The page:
Bitcoin has garnered more attention in recent times with the upcoming halving. Many leading voices in the industry have shared their thoughts on Bitcoin’s performance recently as the coin underwent a few ups and downs. Trace Mayer, the host of The Bitcoin Knowledge Podcast, is the latest one to comment on Bitcoin’s performance.
Elaborating how Bitcoin is helping people get through situations where government-issued currency becomes unusable, he stated that Bitcoin giving people the power of holding their own keys, running their own private node, and basically being in control of their own money. He stated,
“Money is important and the way human mind interacts with it, it can stir up a lot of strong emotions like fear. Bitcoin is just such a powerful tool for being able to get that part of your life under control.”
Apart from Mayer’s comments, there have also been a lot of other public opinions on whether Bitcoin works best as a safe-haven asset, a medium of exchange, or as an investment tool. When asked about Bitcoin’s position with regard to these functionalities and how the halving event would affect it, Mayer said that Bitcoin’s price would rise after the halving, following the same pattern after previous halvings.
Mayer went on to talk about factors people were curious about post halving,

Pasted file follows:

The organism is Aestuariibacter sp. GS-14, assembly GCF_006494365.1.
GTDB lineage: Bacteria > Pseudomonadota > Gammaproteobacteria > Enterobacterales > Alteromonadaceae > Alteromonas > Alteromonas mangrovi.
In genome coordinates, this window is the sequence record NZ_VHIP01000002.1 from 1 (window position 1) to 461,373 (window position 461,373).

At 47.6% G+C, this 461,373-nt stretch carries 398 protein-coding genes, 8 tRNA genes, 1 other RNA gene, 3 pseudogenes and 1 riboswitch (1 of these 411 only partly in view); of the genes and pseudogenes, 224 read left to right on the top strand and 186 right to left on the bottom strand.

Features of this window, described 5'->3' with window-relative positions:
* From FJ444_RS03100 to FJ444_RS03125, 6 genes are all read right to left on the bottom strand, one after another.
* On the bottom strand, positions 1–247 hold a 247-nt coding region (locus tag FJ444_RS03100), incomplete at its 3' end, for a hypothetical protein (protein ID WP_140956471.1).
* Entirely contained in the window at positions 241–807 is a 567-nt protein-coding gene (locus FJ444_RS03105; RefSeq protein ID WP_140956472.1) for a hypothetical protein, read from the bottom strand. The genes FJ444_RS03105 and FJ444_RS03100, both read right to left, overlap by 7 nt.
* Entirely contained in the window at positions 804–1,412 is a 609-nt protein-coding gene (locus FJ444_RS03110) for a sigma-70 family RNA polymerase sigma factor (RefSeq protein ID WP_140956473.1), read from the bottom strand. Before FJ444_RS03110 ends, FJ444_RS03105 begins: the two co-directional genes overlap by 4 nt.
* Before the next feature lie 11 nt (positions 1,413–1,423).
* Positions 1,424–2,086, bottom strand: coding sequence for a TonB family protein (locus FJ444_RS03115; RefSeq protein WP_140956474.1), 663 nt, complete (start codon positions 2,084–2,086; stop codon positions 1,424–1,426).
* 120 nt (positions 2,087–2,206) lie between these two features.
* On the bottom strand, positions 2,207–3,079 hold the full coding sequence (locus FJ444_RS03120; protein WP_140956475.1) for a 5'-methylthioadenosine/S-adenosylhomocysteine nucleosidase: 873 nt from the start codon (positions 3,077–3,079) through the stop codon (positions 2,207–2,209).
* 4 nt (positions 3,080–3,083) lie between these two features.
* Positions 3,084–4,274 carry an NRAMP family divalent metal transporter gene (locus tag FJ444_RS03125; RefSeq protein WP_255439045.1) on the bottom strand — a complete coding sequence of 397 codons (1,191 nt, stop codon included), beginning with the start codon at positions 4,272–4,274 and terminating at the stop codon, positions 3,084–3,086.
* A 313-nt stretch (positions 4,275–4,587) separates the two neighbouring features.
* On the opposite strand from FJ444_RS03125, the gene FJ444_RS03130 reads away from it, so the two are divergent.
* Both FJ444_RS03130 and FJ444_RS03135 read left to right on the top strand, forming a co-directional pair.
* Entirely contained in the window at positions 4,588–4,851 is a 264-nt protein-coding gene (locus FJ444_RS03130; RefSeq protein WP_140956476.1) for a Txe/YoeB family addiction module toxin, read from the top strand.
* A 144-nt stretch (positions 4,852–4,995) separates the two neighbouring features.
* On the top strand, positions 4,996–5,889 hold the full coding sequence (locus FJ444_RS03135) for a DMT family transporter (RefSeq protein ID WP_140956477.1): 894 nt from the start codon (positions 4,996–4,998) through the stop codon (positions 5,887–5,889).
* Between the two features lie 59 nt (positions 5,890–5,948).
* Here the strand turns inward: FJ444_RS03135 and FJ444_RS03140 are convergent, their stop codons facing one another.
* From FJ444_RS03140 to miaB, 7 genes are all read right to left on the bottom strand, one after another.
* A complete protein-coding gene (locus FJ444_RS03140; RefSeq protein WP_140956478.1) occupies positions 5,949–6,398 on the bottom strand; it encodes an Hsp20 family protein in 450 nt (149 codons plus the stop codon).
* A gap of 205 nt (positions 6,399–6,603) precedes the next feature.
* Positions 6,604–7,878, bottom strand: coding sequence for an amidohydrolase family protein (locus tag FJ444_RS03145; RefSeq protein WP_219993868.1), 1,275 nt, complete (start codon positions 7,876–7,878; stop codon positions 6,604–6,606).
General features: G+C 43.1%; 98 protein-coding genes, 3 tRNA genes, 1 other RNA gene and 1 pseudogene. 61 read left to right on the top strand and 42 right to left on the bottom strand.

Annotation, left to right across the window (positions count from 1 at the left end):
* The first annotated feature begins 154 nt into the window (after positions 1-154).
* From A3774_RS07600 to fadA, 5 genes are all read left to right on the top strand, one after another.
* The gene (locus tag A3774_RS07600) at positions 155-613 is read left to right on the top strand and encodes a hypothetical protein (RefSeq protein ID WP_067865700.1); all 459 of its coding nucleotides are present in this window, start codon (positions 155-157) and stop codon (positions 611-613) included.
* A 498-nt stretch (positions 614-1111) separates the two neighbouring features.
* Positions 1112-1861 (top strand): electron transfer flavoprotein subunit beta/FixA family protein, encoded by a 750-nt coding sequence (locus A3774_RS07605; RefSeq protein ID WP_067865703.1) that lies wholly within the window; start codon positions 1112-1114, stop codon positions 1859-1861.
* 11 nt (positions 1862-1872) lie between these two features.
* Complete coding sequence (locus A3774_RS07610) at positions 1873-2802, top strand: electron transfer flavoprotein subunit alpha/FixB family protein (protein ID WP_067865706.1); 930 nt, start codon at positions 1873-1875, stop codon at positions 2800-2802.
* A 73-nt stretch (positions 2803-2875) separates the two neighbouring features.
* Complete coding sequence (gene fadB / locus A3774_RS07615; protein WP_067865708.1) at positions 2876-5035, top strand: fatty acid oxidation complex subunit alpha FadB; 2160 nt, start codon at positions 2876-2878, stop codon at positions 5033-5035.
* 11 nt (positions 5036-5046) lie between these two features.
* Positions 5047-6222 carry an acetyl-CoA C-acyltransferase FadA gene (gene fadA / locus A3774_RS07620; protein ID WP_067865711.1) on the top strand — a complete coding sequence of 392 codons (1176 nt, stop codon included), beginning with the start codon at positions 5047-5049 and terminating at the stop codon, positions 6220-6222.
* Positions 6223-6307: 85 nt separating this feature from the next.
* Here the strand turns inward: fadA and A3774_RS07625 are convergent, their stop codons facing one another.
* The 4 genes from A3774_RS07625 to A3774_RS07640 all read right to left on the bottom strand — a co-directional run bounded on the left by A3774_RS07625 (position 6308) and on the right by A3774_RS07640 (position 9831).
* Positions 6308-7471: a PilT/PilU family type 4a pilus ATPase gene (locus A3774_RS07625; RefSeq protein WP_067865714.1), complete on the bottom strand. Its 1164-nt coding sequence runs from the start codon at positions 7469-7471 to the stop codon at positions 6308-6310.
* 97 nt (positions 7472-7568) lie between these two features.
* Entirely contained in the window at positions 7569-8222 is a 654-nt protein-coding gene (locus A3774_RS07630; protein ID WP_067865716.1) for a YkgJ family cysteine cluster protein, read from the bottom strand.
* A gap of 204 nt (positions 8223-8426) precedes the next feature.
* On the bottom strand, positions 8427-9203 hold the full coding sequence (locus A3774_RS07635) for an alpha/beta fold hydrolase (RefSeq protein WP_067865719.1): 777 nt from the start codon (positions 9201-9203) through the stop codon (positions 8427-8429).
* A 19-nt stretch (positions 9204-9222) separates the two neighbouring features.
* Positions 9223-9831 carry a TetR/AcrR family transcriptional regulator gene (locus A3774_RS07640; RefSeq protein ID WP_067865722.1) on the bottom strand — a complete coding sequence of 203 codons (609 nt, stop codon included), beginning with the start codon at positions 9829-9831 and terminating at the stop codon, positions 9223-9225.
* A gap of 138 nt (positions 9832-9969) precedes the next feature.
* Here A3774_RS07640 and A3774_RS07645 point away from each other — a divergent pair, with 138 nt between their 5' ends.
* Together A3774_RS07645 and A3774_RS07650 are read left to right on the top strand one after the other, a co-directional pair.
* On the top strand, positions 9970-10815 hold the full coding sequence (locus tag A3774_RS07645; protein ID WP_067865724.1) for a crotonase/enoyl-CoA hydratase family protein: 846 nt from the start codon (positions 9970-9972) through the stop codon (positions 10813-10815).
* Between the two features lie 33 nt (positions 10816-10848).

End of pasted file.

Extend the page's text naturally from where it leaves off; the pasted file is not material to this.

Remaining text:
“People don’t care what the price of Bitcoin is. They care what the price of the transaction fees are. When we have that reduction in the saleable supply of Bitcoin post halving, and saleable supply of new Bitcoin, that’s where I think we start getting price crunch to happen as that filters through in the market, readjust to the new equilibrium of the flows of the coins.
Mayer was also asked as to what his thoughts were on the king coin’s price by the end of this decade. Responding to this question, Mayer stated that Bitcoin was aiming for a six-figure price by the end of 2021.
“By 2030, there’s going to be the best analytical work. Let’s look at the quantitative work and that would be plan B cause we’ve got cointegrated correlated data and considering where this thing is going and how fast it’s going, this is all really just cointegrated, correlated data.”